In other apps, such as Messages, new capabilities appear. One button starts composing a new message and you can see those word suggestions again. Best of all, if you use emoji, tap on a smiley face and the Touch Bar springs into colourful life, offering a seemingly endless, row of faces, animals, hands and more that you can swipe through at speed. You can always choose to return to the default touchscreen icons.
As app developers add Touch Bar capabilities for their programs, more capabilities will be available. Support is already promised for PhotoShop, Microsoft Office and more.
It’s not perfect: in Pages, which is where I’m typing this review, I use cut, copy and paste all the time and a one-touch access to this would be very useful. But it’s not there - Apple has guided developers against some common shortcuts such as select all or undo and cut, copy and paste fall into this group. I’d like to have the option to add those.
You can change the default arrangement of the control strip in System Preferences and it’s very cool. As you mouse over an item to add it, it drops down the screen and onto the Touch Bar as if by magic.
As app developers get to grips with the Touch Bar, its functionality will grow. And it’s the most innovative addition to computer usability in years.
Along at the right end of the Touch Bar is the power button which is also a fingerprint sensor. This is a new way to unlock your laptop. Previously you did this by tapping in a password. More recently, Apple Watch owners have been able to unlock their screens just by wearing the Watch near the computer. Now, you can tap the Touch ID button as well. It feels intimate and it responds quickly.
The Touch ID button is also used to turn the MacBook Pro on when it’s completely off, though you may rarely do this as the amount of energy consumed when the MacBook Pro is sleeping is very low.
When you rest your finger on the Touch ID button you know it’s been recognised because the Touch Bar leaps into life.
Because it’s Touch ID you can also use it for Apple Pay. This is a simple process and makes it easy to buy stuff online. Perhaps too easy…
This is a slightly controversial topic. Previous MacBook Pro notebooks were festooned with USB connectors, a slot for an SD memory card (used mostly in cameras) and more. This time there are a total of five perforations in the sides of the MacBook Pro: one headphone socket and four USB-C sockets which are all Thunderbolt 3 capable, which means not least that they can deal with power and data at great speed.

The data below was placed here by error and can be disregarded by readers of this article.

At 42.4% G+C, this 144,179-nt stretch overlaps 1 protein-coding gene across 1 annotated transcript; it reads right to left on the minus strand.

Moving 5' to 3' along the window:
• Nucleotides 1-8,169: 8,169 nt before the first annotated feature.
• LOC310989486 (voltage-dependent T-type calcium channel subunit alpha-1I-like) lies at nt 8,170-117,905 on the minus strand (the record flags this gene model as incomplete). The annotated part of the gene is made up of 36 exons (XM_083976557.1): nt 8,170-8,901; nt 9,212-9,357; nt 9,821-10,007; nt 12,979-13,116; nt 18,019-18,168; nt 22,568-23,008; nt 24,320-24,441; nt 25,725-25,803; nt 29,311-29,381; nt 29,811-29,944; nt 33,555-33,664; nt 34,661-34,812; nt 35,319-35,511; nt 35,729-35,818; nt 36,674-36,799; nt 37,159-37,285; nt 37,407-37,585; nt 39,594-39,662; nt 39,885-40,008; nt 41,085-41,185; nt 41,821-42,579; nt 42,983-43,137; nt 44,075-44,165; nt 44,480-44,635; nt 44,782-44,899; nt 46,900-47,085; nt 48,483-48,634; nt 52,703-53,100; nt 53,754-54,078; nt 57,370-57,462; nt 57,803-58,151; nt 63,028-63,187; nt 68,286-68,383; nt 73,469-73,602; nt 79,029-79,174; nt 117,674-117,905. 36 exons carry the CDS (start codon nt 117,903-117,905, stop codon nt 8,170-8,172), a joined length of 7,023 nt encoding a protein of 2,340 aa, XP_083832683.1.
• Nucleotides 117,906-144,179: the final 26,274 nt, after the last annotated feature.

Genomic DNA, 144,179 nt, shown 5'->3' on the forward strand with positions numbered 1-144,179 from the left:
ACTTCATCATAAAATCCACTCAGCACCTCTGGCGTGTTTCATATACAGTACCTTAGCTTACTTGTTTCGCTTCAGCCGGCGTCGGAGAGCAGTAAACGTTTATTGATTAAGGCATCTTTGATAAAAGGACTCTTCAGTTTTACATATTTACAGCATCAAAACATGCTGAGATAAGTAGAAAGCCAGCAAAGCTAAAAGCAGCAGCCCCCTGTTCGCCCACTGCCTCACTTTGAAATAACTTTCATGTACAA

It means that for all other cables you’d like to plug in to your MacBook Pro, from HDMI to USB and so on, you’ll need an adaptor.
Apple has historically been very forward when it comes to updating its connectivity. When the first iMac removed the floppy disk drive, it was well ahead of the curve. It took the CD and DVD drives out of its computers before its rivals. And it took the headphone socket off its iPhones a few weeks ago.
Each of these changes has been met by reluctance from some customers. It can mean inconvenience in the short term, but the advances that come with these changes are often hugely beneficial and almost always adopted by other parts of the industry pretty quickly afterwards.
The new thinner design isn’t especially suited to bigger sockets and as Phil Schiller told The Independent, the SD card slot was a cumbersome one and as many cameras are now wireless-enabled the slot is not as essential as it once was.
The 13-inch MacBook Pro is a powerful machine in its basic specifications though you can upgrade to a faster processor, for instance, for even more oomph. The larger model with its 15-inch display is even more proficient and both machines mean that your most complicated tasks are accomplished at speed.
It’s the most memory-hungry programs such as music and video editing and creation that will show the power of the MacBook Pro. If you are using programs on your current machines that make them appear sluggish, a more mighty laptop like one of these will be the answer.
The latest MacBook has all-day battery life. So does this, though obviously a performance machine like the MacBook Pro may mean you’re accomplishing more in the same time. Certainly the bottom line is that I felt completely relaxed leaving the power cable behind and the laptop lasted right through the day without any problem.
The MacBook Pro is Apple’s most powerful laptop, and this time it’s the thinnest and lightest Pro yet. The upgrades are impressive, from the improved screen and enlarged trackpad to the real standouts: the Touch Bar and Touch ID power button. These are among the most striking innovations, most elegantly achieved, seen on a notebook computer. The Touch Bar, especially, is already great and has the potential to radically change the way a laptop is used.
The shift to USB-C sockets will certainly cause a few hiccups as people adjust to the new connectors but it is a temporary one and the benefits are considerable in the long term.
Then there’s the price. The cost of the MacBook Pro has gone up considerably with these new models, and the exchange rate hasn’t exactly helped. Early adopters at least can take advantage of Apple cutting the price of USB-C adaptors until the end of the year.
If you don’t need an advanced machine like these ones, the MacBook is the most graceful balance of portability and value. And the more-affordable MacBook Air is still a highly appealing notebook, even if it lacks a Retina display. But the power is what you’re paying for here and there’s plenty of that.
The new MacBook Pro is definitely not a cheap laptop. But its combination of innovation and sheer computing grunt makes it hard to resist.